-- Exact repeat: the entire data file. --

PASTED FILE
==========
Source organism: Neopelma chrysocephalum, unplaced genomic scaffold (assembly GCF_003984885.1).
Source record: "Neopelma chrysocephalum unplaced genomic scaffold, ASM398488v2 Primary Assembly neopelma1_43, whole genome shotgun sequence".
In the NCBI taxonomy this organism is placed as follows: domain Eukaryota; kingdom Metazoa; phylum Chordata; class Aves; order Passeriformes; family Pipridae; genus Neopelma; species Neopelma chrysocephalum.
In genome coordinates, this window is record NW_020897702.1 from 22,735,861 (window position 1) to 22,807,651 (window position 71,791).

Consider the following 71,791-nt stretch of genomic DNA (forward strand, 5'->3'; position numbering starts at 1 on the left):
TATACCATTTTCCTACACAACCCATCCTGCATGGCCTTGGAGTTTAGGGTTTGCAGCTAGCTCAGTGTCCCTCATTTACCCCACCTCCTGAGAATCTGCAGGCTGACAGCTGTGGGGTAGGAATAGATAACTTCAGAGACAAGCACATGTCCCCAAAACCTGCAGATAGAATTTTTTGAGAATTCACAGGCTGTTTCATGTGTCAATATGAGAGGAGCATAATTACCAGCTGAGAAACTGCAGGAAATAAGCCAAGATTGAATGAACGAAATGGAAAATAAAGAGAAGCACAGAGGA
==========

Source organism: Neopelma chrysocephalum, unplaced genomic scaffold (assembly GCF_003984885.1).
Source record: "Neopelma chrysocephalum unplaced genomic scaffold, ASM398488v2 Primary Assembly neopelma1_43, whole genome shotgun sequence".
In the NCBI taxonomy this organism is placed as follows: domain Eukaryota; kingdom Metazoa; phylum Chordata; class Aves; order Passeriformes; family Pipridae; genus Neopelma; species Neopelma chrysocephalum.
In genome coordinates, this window is record NW_020897702.1 from 22,735,861 (window position 1) to 22,807,651 (window position 71,791).

Consider the following 71,791-nt stretch of genomic DNA (forward strand, 5'->3'; position numbering starts at 1 on the left):
TATACCATTTTCCTACACAACCCATCCTGCATGGCCTTGGAGTTTAGGGTTTGCAGCTAGCTCAGTGTCCCTCATTTACCCCACCTCCTGAGAATCTGCAGGCTGACAGCTGTGGGGTAGGAATAGATAACTTCAGAGACAAGCACATGTCCCCAAAACCTGCAGATAGAATTTTTTGAGAATTCACAGGCTGTTTCATGTGTCAATATGAGAGGAGCATAATTACCAGCTGAGAAACTGCAGGAAATAAGCCAAGATTGAATGAACGAAATGGAAAATAAAGAGAAGCACAGAGGA